MAS's last financial statement before its privatisation in 2014.
When the market no longer supports stocks of past champions, their major shareholders will suffer. They are stuck in a liquidity trap with no way to dispose their shareholdings. It is likely that the EPF, KWAP, or what-have-yous, will 'do a Khazanah' or simply hold on to their investments. Aside from real investment savvy, their strength also lies in two things: their infinite holding power in stocks and the faith that Malaysians have accorded to them as custodian of our money.
Our main point is this: don't expect similar dividend yields from EPF and its cohorts. If it used to be 7%, prepare for 3.5% or below in a real bear market scenario. (Editor's Note : at least their market exposure would be hedged by their bond positions, though as the largest holder of Malaysian Government Securities, a rising yield environment will not help with overall investment performance). If the FBM KLCI drops 30-40% in this bear market, any dividend will wholly reflect market performance. Whether that will be acceptable politically, we're not sure.
We may be completely wrong, but right now we are following the smart money; there is little reason to suspect that the current market troubles are over. When corporate earnings justify lower stock prices, there are no premiums to be afforded; expectations would be inverted (lower income due to external factors), thus possibly driving stocks lower. Of course, we may be completely wrong, but ask yourself: would you consider buying TM stock now? How about ECOWORLD? How about GENTING?
And those are just the blue chip companies that make billions of ringgit in revenues. How about the lesser lights and the loss-makers? You know what we think about those, we assume.
WHAT CAN YOU BUY?
The short answer is - no one really knows. Even professional investors are confounded by the worst year for hedge funds in a decade. How about low-cost, passive index funds? Possible ticking time bomb there too.
The truth is, this current generation has never truly lived through a global recession. We can't play outside the rulebook that has been prescribed to us over the past 10-15 years; buy the dips, stay the course. We think this is misplaced faith - during a crisis scenario, there will be such a severe disconnect between actual value and existing stock prices that most people will end up cutting their losses and give up (Editor's Note : good thing you're not managing billions. Otherwise you'll end up throwing good money after bad via a rights issue ;) ).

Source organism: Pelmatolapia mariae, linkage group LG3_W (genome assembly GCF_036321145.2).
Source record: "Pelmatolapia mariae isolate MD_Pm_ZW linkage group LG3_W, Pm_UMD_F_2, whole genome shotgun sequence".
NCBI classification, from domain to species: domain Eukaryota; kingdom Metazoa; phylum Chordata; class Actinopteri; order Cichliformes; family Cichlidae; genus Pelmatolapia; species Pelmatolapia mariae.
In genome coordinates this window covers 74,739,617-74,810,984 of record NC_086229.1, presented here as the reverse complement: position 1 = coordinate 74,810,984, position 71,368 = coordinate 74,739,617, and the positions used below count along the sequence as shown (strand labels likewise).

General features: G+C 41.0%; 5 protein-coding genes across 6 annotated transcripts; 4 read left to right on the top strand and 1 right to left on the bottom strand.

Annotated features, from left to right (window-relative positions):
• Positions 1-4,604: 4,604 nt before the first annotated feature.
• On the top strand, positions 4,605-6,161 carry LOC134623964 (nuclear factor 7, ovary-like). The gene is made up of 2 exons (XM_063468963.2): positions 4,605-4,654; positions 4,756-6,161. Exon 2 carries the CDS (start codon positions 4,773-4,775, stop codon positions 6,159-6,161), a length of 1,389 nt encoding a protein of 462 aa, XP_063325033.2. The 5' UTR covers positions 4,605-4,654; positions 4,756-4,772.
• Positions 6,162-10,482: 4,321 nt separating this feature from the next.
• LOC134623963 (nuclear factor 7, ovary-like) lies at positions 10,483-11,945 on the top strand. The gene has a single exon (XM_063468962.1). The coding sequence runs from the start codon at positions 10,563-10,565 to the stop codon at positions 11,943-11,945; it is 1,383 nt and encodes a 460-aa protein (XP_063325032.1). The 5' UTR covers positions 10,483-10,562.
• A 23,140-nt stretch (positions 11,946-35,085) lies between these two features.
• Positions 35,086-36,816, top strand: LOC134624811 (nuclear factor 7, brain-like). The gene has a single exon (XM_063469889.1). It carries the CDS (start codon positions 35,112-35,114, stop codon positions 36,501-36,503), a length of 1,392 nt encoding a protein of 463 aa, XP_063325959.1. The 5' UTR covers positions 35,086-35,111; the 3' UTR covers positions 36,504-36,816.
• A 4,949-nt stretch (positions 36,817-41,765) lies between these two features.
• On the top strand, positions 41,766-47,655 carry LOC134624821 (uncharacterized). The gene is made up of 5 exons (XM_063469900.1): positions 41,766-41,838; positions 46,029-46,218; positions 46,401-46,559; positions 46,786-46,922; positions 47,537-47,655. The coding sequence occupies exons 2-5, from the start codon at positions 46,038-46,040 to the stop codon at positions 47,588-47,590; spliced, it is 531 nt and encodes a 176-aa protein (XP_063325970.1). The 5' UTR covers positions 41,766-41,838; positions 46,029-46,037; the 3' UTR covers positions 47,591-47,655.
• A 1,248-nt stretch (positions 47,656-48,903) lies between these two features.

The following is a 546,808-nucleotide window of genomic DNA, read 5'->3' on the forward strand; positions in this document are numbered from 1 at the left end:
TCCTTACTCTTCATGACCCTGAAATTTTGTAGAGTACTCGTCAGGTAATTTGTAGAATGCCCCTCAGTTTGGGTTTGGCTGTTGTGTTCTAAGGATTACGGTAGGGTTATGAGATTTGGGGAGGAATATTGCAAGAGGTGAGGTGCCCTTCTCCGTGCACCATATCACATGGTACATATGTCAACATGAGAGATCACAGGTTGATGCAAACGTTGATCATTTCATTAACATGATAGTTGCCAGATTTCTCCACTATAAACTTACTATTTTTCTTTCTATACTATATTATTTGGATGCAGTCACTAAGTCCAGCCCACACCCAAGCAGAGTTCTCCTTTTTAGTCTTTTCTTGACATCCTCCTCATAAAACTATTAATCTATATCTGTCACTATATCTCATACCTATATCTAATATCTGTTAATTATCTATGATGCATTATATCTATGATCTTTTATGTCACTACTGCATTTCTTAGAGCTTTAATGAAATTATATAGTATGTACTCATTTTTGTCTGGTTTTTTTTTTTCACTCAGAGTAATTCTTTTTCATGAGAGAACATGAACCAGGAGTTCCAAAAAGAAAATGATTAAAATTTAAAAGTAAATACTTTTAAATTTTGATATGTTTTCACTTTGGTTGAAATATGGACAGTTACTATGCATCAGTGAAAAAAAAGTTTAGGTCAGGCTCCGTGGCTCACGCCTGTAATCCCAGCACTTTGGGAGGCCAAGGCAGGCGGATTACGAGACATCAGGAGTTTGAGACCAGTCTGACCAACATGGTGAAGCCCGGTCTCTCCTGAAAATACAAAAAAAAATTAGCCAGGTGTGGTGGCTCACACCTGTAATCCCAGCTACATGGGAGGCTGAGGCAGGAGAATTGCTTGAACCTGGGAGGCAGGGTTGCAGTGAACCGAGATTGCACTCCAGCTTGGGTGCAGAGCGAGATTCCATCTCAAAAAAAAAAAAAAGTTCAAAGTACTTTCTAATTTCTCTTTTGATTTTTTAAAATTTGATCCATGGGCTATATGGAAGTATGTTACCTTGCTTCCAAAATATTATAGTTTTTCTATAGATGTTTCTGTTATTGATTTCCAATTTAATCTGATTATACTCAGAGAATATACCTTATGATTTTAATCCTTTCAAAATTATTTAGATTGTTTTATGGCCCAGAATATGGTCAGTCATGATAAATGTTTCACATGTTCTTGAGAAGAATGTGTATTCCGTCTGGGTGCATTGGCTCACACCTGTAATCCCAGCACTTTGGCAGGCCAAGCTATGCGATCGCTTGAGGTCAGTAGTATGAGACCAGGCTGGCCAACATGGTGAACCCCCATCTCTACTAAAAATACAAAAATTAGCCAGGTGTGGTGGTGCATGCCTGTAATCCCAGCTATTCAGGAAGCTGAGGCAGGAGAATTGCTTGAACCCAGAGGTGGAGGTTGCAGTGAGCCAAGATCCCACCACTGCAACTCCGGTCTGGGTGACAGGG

We have said time and again that long term forecasting on stocks is no better than guesswork. Even the smartest analysts and quants resort to what is essentially a calculated guess backed by historical data. Not crisis period data or economic slowdown data - perhaps these simply do not exist - but simply past performance of stocks over the past 10 years, a period with the biggest bull market the world has ever seen. But of course, they will tell you that past returns do not correlate to future performance. So is there a point?
It's becoming so comical that one respected research house and another can come to wildly different forecasts for the FBM KLCI at the end of 2019 - on the same day, no less. The deviation between the forecast is 192 points, or about 10%. We don't find these kinds of forecast or information as useful at all. Do you?
It can be 1,900 points or 600 points by end-2019 for all we know. Our advice: don't be primed into thinking that all is well in the economy, or the stock market, right now. The companies that you have seen earlier all have a money problem; less money to service debt, less money to ensure a healthy cash flow, less money coming in as revenue and profits as demand slows down, and definitely less money to make M&A moves to generate more money.
Malaysia's stocks are beginning to fall in tandem, regardless of their catalysts. This is the truly scary part.
Sure, there are good companies to invest in but you will have to take the pain with the gains. Expect dividends but negative capital growth on the stock price. Expect to hold stakes in companies for longer than you thought you ever would. Adopt a five-to-ten-year perspective on investments. Don't leverage yourself to the point of ruin, like these people.
Bottom line - the well has dried. The easy money is gone. The crooks are going to jail.
But get your cash pile sorted out. We are patiently waiting for a real shock to the global markets to occur, which is the best opportunity to not just trade, but to build a real long term position in shares.
What you have seen in the markets this year is nothing - it's just a dress rehearsal.